the bottom half of this chart, you see some opportunities that are out there. But this is the intent of doing this type
of benchmarking is to look at actual data on not only how much medications were used
but impact on outcomes like the stay, mortality, there are multiple others. So, here’s another type of an example that
is now available out there. So, if you are — if you identified a hospital
that you’re interested in within this database, you can even get a list of patients that are
identified in your medication use activity that had, in this case, potentially inappropriate
for patients over 65 years of age. And so the column on the left hand side is
related to the Beers criteria and I’ve underlined benzodiazepines. And in this particular institution, you can
see that there is, would appear to be an opportunity to use less benzodiazepines compared to the
Vizient which is the reference group target in this one. Again, the intent is to look at this — these
types of data and say, is there an opportunity for us to improve? On this particular case, if this data is presumed
to be relevant and appropriate then one might want to go back and have a look at criteria
for use of benzodiazepines in geriatric patients and decide whether or not the additional risk
is well-suited or whether or not there ought to be an intervention to try to reduce that. A couple more examples from different globally
available or some cases proprietary databases look at opportunities. In this particular case, it’s a liver transplant. And I’ve underlined rabbit HEG. And if you look across there you can have
a look at the HDO is the individual hospital, the UHC benchmark group, and then which would
be those that are have best practices, and then the all UHC. And if you look across there again you’ll
see that there are some differences in the frequency of the use of that particular drug. And if you run down through the rest of the
table you’ll see more cases where there is variability. And while variability isn’t always bad, it’s
always something to have you look at it especially if you have a target group, in this case the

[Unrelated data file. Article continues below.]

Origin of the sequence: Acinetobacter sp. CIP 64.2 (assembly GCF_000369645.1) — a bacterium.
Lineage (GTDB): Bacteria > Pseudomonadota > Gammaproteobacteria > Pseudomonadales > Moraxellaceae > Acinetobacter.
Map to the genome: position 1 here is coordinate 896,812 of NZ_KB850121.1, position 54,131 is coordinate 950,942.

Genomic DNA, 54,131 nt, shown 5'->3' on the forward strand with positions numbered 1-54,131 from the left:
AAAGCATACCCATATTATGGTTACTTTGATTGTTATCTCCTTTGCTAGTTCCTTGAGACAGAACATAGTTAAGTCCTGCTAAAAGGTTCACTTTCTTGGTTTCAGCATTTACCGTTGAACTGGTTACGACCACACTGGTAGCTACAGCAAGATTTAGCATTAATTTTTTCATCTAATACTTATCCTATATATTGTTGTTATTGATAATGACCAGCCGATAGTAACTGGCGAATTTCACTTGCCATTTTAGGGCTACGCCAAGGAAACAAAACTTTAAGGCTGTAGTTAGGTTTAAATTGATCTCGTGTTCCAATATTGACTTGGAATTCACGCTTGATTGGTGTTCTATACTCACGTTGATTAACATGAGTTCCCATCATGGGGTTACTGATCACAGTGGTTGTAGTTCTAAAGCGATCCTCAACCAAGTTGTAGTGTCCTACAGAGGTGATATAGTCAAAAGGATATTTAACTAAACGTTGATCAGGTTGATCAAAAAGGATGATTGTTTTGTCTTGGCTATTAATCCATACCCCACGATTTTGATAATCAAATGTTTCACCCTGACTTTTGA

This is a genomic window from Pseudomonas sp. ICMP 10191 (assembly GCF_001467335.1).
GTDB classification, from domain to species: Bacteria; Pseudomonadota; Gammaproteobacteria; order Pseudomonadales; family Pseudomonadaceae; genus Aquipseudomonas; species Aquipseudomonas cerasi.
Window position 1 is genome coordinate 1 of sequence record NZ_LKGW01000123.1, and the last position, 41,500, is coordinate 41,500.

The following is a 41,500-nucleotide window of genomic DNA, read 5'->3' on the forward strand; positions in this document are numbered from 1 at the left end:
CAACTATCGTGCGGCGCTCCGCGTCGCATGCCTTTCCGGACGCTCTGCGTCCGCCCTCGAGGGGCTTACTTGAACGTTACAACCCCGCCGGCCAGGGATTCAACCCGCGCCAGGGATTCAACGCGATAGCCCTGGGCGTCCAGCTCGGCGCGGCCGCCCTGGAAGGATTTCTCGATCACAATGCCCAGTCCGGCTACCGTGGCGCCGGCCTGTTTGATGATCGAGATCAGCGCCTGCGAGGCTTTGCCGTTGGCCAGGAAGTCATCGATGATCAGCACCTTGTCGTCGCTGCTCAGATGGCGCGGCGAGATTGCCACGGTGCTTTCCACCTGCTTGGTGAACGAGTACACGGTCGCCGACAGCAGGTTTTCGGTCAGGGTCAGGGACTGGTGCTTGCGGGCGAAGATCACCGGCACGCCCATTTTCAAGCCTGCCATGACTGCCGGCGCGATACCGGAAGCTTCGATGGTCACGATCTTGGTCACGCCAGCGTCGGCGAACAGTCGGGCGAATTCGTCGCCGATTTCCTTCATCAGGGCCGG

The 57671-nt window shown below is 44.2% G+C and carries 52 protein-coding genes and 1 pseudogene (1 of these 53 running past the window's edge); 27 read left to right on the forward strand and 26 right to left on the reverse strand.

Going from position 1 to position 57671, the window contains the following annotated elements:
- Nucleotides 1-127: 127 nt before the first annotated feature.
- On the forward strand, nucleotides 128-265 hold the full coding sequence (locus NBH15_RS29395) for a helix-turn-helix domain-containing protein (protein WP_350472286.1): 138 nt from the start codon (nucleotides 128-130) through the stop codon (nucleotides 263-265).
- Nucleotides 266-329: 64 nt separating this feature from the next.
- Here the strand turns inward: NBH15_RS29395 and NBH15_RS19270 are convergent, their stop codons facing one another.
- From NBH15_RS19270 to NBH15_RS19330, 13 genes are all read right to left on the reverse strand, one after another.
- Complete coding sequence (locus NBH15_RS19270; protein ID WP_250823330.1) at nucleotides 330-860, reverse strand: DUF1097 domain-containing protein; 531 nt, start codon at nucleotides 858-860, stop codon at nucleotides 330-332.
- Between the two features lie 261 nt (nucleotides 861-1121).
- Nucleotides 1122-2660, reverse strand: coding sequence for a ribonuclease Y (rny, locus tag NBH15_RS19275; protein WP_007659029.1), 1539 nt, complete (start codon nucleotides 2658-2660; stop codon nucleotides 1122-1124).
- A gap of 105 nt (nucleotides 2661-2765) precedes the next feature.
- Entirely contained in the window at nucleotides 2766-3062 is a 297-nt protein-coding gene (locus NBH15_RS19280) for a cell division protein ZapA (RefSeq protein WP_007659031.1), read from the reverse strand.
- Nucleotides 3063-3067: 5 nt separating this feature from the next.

benchmark groups, that really is expected to have performed higher at a higher level
than the average. So, a couple of real quick points that I wanted
to make. So, if the question is knowing that you have
the kind of data that we’ve looked at in the last few slides, is this something you can
act on? This is a summary from a study that was done
a few years back by some of our colleagues at the University of Kansas Medical Center. And the point of this slide is that the intervention
that they used, if you will, is they started providing feedback of the types of similar
types of presentations of the last few slides that I presented to you. They shared them with the service leaders
and as a result of that they were able to change the pattern with the UHC line, the
red line being sort of the global benchmark that for all people reporting and the blue
line representing this particular medication use in that target hospital, the University
of Kansas. So, I want to make the case that once you
know where the opportunities are which is where some of the big data can help as well
as the MUE data that we talked about earlier can help, this is — there’s data out there
that says that you can use that information to change behaviors. Just a couple of last examples that I wanted
to share with you. The value of some of the databases that are
out there allow you to be able to look exactly at a small group of hospitals, a cluster that
are of particular interest to the group. And so over on the far left hand column that
you can’t see has been removed for, to protect the privacy of the individual hospitals, but
each of these rows down across here represents a different hospital that has similar characteristics. And if you look into the red box area I think
what you can see is again using that defined daily dose standardizing tool, what you can
see is that not only is the cost of the drugs used, these high impact drugs which is defined